An Idul Fitri Unlike Any Other in COVID-19 Challenged Indonesia

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An Idul Fitri Unlike Any Other in COVID-19 Challenged Indonesia

The mudik ban will keep many Indonesian Muslims from traveling for a holiday usually celebrated back home.

An Idul Fitri Unlike Any Other in COVID-19 Challenged Indonesia

An Indonesian woman peers out from a mosque next to a railroad track in a slum area Monday, Oct. 16, 2006 in Jakarta, Indonesia ahead of that year’s Idul Fitri holiday.

Credit: AP Photo/Ed Wray

There’s nothing like Idul Fitri in Indonesia, the world’s largest Muslim-majority country. Jakarta hums endlessly all year — except for those two days. With the capital home to the vast majority of the country’s COVID-19 cases, how Idul Fitri, which begins Sunday, will look is unprecedented. How happy celebrations can even be with livelihoods devastated and support slow is another question.

The decision to formally ban mudik, the tradition of Indonesian Muslims returning to their hometowns to celebrate Idul Fitri (known also as Lebaran in Indonesia and Eid al-Fitr elsewhere), handed down by the Presidential Palace was widely welcomed. Jakarta typically feels deserted over the holiday, with millions of residents hitting the road. This year, fears that a mass exodus from the country’s COVID-19 epicenter would see cases in other provinces explode have prompted road closures and a temporary halt on domestic air travel.

Still, controlling the movements of tens of millions of people is a monumental task. Even as early as the beginning of April, University of Melbourne researcher Belinda Spagnoletti warned many were making their moves ahead of expected closures. Citing data from Central Java, she wrote that tens of thousands of Jakartans had arrived in the province over an eight-day period in early April. 

For many of these travelers it’s unlikely mudik was the only draw. As seen everywhere in the world, the early days of the COVID-19 crunch saw mass layoffs and increased stress on those in informal sectors acting more as push factors than mudik pulled.

As the holiday approaches, mixed messaging from the authorities has led to confusion in Jakarta. Governor Anies Baswedan was forced to issue a statement Saturday clarifying that in addition to Jakartans being banned from leaving the city, traveling within the city to celebrate with friends and family in other households would also be banned.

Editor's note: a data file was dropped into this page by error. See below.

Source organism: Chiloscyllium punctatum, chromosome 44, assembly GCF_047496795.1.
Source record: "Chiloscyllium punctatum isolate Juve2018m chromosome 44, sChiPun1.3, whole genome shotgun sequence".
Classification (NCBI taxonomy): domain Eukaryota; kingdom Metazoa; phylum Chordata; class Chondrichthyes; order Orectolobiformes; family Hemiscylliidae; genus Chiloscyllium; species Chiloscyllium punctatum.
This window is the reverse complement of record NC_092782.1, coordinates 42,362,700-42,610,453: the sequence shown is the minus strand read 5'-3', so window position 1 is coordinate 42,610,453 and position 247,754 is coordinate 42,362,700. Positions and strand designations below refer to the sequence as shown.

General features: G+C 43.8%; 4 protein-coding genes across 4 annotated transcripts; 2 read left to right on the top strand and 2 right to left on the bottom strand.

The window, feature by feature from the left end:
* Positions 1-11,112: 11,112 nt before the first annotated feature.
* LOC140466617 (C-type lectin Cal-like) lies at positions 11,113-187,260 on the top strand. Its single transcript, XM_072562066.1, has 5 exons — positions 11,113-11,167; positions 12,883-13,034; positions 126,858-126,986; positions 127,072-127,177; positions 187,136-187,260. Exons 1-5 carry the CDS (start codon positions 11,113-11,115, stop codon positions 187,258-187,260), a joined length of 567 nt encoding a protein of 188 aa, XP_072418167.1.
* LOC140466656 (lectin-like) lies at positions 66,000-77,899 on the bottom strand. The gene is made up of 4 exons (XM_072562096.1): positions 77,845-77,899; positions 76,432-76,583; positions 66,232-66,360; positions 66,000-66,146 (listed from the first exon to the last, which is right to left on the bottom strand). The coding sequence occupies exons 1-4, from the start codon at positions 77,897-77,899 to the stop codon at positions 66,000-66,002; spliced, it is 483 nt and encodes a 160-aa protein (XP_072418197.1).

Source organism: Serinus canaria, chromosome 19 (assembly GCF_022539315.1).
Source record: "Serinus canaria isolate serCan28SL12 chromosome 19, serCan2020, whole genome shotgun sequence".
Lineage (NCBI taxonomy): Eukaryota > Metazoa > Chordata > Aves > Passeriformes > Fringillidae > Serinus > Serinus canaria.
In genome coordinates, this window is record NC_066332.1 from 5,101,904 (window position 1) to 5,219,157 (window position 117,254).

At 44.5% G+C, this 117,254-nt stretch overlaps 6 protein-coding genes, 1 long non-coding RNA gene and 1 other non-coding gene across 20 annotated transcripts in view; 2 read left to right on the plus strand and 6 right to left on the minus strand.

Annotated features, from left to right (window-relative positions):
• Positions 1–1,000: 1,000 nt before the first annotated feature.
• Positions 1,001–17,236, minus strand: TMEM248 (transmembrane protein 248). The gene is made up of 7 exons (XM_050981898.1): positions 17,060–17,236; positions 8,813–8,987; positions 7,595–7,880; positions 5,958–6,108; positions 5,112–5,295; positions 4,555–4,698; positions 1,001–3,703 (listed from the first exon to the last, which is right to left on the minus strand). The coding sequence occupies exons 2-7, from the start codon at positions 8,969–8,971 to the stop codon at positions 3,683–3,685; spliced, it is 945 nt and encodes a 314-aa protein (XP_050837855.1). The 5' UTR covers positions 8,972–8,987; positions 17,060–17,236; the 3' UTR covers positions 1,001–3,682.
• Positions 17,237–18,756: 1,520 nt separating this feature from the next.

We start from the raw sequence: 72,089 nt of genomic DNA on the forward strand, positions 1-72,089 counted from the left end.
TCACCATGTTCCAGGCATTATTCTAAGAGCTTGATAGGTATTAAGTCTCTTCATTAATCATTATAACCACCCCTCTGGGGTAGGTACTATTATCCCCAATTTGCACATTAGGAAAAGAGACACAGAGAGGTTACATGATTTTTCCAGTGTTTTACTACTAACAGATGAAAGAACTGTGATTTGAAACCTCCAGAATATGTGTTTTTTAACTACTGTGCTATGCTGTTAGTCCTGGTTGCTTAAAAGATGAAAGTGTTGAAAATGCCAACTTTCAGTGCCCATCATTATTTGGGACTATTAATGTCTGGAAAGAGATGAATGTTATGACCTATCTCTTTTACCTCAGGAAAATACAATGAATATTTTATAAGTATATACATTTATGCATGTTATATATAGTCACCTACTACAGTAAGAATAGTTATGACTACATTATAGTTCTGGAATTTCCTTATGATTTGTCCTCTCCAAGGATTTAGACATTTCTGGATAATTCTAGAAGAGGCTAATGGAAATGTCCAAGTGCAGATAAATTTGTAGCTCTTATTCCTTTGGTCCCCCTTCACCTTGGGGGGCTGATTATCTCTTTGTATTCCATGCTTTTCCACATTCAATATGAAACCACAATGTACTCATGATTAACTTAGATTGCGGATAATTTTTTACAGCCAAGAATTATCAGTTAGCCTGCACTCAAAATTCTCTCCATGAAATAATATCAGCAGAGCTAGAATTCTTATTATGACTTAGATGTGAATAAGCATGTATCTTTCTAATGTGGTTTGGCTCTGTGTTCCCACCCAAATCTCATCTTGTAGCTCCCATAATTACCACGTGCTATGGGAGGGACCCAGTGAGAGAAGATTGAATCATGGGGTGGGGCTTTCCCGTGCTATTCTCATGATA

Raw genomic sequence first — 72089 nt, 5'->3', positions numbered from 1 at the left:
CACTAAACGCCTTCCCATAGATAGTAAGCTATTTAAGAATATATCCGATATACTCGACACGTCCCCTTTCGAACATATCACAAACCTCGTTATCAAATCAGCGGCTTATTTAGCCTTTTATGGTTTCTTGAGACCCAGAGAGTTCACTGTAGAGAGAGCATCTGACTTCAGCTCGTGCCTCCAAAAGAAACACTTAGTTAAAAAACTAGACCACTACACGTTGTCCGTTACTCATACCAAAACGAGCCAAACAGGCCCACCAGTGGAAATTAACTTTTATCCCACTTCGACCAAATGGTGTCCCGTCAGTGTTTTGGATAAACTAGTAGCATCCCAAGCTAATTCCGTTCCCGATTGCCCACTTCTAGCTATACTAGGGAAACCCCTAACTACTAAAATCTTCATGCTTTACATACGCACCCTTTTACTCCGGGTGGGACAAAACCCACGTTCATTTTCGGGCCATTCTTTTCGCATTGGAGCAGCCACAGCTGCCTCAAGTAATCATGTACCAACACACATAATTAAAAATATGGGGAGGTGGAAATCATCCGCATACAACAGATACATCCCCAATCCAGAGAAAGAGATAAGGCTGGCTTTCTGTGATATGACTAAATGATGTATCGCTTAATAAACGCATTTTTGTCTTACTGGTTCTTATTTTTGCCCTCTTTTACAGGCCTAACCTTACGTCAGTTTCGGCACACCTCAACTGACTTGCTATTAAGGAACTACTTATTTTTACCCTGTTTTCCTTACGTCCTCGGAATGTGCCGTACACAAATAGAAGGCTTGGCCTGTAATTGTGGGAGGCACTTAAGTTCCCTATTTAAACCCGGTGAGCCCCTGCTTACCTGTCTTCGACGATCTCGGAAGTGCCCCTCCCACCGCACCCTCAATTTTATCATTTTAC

“The virus knows no holidays, it doesn’t care if it’s Lebaran [Idul Fitri] or not. Let’s not exacerbate the situation in Greater Jakarta […] and render our [mitigation] efforts over the past two months useless,” he said, as reported by the Jakarta Post.

The governor’s statement comes as public frustration over the handling of the crisis reaches a fever pitch. Social media campaigns orchestrated by the country’s public health workers have turned from imploring the community to #StayAtHome and begging for more personal protection equipment (PPE) to the defeated #IndonesiaTerserah. The hashtag, meaning “whatever, Indonesia,” features defeated workers challenge those who are not adhering to social distancing measures.

President Joko “Jokowi” Widodo ordered his cabinet on Monday to mobilize on the slow and clumsy dispersion of social aid, one of the most vital factors in enforcing the state’s measures. Indonesia’s infamously labyrinthine bureaucracy — a frequent target of the President, who has had middling success at reform — has been slow in rolling out emergency funding to those who need it most. 

Channel News Asia reports that during the meeting, Jokowi said just 15 percent of villagers and 25 percent of city dwellers whose livelihoods have been impacted by the crisis have received any social aid at all. 

Give more flexibility to regional governments, particularly villages, to make and implement their own policies. Of course, we must maintain accountability,” the president told the cabinet. Cash payments totalling 1.8 million Indonesian rupiah ($121) targeting 23 million households will be dispensed over the next three months via the Ministries of Social Affairs and Villages and Underdeveloped Regions. 

If the official stance that Indonesia had no cases of COVID-19 until early March is to be accepted, it still does not account for why, as of mid-May, the president is struggling with the roll-out of emergency programs. If Indonesia was indeed blessed in avoiding the pandemic’s early wave that struck so many of its neighbors, that headstart was wasted. Where Malaysia, Thailand and Singapore moved quickly — their own struggles notwithstanding — Indonesia missed its opportunity to get ahead of the pandemic. 

That missed opportunity right now seems at the cost of faith in Jokowi’s government and the economy, but it is hundreds of millions Indonesians who will suffer.